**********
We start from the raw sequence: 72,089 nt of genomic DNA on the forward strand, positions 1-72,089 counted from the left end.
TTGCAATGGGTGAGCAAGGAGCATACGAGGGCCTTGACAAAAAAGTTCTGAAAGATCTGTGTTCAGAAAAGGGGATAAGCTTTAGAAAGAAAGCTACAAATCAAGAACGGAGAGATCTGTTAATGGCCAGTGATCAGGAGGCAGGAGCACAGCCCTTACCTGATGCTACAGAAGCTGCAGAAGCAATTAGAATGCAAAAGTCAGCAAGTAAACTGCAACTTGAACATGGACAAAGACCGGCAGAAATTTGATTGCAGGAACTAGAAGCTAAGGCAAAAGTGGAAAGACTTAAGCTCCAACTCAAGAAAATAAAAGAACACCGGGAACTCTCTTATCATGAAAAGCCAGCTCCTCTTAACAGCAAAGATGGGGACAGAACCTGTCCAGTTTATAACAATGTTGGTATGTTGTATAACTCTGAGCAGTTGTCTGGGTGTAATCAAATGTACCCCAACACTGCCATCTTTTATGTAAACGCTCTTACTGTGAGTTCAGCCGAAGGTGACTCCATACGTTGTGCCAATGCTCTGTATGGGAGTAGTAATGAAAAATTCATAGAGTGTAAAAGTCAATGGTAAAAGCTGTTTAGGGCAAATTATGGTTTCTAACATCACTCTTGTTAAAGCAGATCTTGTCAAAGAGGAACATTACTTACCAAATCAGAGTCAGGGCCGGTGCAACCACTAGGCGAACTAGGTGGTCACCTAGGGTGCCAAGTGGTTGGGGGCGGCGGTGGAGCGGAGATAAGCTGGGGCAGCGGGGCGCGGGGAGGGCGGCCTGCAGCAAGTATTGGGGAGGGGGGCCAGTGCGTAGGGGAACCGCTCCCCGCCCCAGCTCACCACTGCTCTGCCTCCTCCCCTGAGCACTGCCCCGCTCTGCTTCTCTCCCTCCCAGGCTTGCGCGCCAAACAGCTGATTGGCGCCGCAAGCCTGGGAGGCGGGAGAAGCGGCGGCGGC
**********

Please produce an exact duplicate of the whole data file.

We start from the raw sequence: 72,089 nt of genomic DNA on the forward strand, positions 1-72,089 counted from the left end.
TTGCAATGGGTGAGCAAGGAGCATACGAGGGCCTTGACAAAAAAGTTCTGAAAGATCTGTGTTCAGAAAAGGGGATAAGCTTTAGAAAGAAAGCTACAAATCAAGAACGGAGAGATCTGTTAATGGCCAGTGATCAGGAGGCAGGAGCACAGCCCTTACCTGATGCTACAGAAGCTGCAGAAGCAATTAGAATGCAAAAGTCAGCAAGTAAACTGCAACTTGAACATGGACAAAGACCGGCAGAAATTTGATTGCAGGAACTAGAAGCTAAGGCAAAAGTGGAAAGACTTAAGCTCCAACTCAAGAAAATAAAAGAACACCGGGAACTCTCTTATCATGAAAAGCCAGCTCCTCTTAACAGCAAAGATGGGGACAGAACCTGTCCAGTTTATAACAATGTTGGTATGTTGTATAACTCTGAGCAGTTGTCTGGGTGTAATCAAATGTACCCCAACACTGCCATCTTTTATGTAAACGCTCTTACTGTGAGTTCAGCCGAAGGTGACTCCATACGTTGTGCCAATGCTCTGTATGGGAGTAGTAATGAAAAATTCATAGAGTGTAAAAGTCAATGGTAAAAGCTGTTTAGGGCAAATTATGGTTTCTAACATCACTCTTGTTAAAGCAGATCTTGTCAAAGAGGAACATTACTTACCAAATCAGAGTCAGGGCCGGTGCAACCACTAGGCGAACTAGGTGGTCACCTAGGGTGCCAAGTGGTTGGGGGCGGCGGTGGAGCGGAGATAAGCTGGGGCAGCGGGGCGCGGGGAGGGCGGCCTGCAGCAAGTATTGGGGAGGGGGGCCAGTGCGTAGGGGAACCGCTCCCCGCCCCAGCTCACCACTGCTCTGCCTCCTCCCCTGAGCACTGCCCCGCTCTGCTTCTCTCCCTCCCAGGCTTGCGCGCCAAACAGCTGATTGGCGCCGCAAGCCTGGGAGGCGGGAGAAGCGGCGGCGGC